Steve Whitaker, Literary Editor
Poem Of The Week: Paris By Rosalind Hudis
Lime trees are dumb with chlorophyll
wasps nurse whatever sweetness
the makers of crepe and beignets
have smeared on the glistening air.
They hang like half-cut bodyguards
above the bent back of a girl
who’s thumbing the racks of vinyl.
She’s sifting with forensic tip-fingers
an archeologist hunting codes
locked in shimmer. Scratches buzz
gyrate a counter-line, off-
beat, off-their heads, swamp crazy
jazz, quivering on the city’s white pate.
The languid fulsomeness of Rosalind Hudis’ compelling poem is Keatsian in metaphorical vigour. This montage of a Parisian day, set at a market stall or perhaps an open-air record stand near the Seine, makes of the microcosm a city, its culture and curiosities. And it is beautifully observed, as carefully insinuated as the wasps that drowsily animate the scene, but as intrinsic as the absorbed girl lost in her forensic search.
The opening stanza’s cloying repletion complements the chlorophyll-overwhelmed lime trees with the syrupy narcosis of the atmosphere. ‘O’er-brimmed’ like Keats’ bees, the wasps are drunk, as drunk and freeform as the meandering lines of jazz that wheel out ‘off-beat’ from the vinyl. The points of the poetic compass fling wildly as the music shatters the earlier silence, and counterweights the inertia of an afternoon with ‘swamp crazy’ syncopations, the ‘buzz’ as counter-intuitive yet as integral to Parisian culture as the idea of Revolution.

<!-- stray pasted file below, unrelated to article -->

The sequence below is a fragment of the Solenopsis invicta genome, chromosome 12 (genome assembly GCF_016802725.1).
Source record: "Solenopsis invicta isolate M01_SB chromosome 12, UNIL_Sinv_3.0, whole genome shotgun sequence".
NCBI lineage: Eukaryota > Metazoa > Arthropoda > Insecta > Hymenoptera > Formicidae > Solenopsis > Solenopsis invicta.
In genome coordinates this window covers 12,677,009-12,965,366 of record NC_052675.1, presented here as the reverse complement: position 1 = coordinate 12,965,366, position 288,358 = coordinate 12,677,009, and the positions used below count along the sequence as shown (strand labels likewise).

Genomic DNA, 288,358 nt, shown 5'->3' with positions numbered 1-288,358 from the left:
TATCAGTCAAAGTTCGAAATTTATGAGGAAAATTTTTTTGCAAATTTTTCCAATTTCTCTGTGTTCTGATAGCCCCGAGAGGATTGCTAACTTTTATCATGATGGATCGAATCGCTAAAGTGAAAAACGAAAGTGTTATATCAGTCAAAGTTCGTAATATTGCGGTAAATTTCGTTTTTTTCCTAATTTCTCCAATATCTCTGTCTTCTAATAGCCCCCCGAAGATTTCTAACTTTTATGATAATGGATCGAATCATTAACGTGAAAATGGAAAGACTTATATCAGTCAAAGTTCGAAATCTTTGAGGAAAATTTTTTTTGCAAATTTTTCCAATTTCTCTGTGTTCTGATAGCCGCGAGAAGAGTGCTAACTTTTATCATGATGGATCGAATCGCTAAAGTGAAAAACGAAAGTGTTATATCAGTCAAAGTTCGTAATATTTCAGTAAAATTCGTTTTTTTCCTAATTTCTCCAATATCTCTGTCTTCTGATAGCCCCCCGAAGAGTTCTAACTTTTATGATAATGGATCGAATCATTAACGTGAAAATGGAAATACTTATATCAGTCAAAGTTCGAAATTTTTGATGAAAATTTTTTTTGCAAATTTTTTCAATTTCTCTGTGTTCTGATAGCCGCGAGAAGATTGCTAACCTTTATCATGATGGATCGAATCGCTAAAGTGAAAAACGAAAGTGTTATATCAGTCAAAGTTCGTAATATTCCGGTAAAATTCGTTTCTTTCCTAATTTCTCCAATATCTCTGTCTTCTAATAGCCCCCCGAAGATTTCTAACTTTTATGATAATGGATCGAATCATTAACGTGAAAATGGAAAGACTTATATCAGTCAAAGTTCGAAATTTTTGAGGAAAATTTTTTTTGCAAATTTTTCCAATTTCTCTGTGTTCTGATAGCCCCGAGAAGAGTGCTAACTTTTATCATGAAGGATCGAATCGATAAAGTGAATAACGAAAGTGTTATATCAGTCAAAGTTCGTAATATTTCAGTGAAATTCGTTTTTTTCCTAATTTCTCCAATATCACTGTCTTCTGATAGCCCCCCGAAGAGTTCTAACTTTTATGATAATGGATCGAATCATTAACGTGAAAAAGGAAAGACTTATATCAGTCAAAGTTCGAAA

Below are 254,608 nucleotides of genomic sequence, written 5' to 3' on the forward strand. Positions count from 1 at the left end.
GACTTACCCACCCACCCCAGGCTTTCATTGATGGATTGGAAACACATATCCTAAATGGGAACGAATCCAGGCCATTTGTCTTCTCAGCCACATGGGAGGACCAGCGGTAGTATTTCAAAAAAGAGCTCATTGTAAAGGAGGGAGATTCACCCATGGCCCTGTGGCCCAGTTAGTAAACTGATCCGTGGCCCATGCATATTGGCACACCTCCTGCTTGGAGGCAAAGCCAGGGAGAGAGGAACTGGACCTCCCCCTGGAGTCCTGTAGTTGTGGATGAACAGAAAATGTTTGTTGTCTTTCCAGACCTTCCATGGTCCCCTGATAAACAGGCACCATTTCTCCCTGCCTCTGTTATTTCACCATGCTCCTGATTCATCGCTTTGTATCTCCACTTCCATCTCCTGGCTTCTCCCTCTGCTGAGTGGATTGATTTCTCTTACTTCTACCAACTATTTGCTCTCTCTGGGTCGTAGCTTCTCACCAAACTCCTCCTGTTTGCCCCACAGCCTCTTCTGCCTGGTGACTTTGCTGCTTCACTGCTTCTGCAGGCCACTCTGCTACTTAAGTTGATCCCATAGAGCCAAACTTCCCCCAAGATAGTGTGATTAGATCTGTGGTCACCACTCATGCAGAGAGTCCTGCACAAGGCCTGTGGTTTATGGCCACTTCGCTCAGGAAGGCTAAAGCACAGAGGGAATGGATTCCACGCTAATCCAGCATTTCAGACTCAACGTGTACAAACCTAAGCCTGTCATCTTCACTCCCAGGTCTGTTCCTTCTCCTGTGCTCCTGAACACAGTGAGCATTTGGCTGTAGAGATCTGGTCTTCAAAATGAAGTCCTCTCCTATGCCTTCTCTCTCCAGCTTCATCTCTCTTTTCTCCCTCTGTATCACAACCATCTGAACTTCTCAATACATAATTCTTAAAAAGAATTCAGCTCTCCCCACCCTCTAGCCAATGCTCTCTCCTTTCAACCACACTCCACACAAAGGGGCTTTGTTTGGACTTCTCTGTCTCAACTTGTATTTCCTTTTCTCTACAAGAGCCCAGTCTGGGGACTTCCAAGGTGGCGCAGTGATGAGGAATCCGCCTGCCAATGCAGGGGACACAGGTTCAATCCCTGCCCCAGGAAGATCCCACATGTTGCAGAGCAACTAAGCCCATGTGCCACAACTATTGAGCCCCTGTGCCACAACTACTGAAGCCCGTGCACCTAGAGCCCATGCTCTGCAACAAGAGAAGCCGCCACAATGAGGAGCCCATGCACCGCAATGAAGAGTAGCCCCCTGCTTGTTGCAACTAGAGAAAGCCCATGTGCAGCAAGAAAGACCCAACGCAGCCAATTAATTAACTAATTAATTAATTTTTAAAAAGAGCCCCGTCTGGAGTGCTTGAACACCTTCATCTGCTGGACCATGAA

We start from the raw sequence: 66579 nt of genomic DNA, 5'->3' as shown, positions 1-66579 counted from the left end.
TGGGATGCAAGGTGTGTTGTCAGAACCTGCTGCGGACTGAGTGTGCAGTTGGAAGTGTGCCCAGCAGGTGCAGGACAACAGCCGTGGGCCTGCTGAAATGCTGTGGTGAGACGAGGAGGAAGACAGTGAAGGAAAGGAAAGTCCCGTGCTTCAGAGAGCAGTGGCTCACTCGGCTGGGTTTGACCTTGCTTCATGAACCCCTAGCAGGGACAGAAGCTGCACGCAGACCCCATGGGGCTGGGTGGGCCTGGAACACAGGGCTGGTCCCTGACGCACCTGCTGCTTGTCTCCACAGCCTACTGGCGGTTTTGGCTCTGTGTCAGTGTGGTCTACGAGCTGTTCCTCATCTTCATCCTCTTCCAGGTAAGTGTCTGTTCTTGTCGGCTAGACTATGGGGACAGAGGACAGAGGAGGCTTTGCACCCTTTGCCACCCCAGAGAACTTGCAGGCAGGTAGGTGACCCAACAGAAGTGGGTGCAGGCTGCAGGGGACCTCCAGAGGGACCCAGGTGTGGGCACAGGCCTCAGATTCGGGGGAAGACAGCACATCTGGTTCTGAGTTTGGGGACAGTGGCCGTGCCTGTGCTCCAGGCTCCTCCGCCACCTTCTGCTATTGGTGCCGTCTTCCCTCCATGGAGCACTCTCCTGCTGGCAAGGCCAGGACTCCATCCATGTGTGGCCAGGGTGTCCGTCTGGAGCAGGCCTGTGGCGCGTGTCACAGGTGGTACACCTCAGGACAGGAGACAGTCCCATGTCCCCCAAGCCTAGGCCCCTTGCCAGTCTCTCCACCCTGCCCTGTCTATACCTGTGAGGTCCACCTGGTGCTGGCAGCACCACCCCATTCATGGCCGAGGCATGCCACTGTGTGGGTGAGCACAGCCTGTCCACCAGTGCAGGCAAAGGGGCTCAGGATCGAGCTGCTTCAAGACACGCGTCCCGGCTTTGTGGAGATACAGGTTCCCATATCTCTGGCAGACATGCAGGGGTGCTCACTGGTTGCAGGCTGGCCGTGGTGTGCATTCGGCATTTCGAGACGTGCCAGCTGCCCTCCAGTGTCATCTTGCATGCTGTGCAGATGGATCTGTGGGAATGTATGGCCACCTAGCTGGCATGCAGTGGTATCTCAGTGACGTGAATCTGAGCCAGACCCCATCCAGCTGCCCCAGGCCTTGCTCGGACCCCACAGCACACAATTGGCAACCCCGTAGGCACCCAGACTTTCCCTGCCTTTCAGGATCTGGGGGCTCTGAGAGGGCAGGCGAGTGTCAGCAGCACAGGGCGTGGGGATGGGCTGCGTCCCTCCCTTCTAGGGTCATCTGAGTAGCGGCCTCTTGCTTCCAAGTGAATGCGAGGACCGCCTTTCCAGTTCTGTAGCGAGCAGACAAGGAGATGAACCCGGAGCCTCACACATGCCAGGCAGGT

Like a flâneur, Hudis captures the mood and meaning of a city in the most incidental of its backwaters.
‘Paris’ is taken from Restorations
and is published by Seren. It is reproduced here with the kind permission of the publisher.
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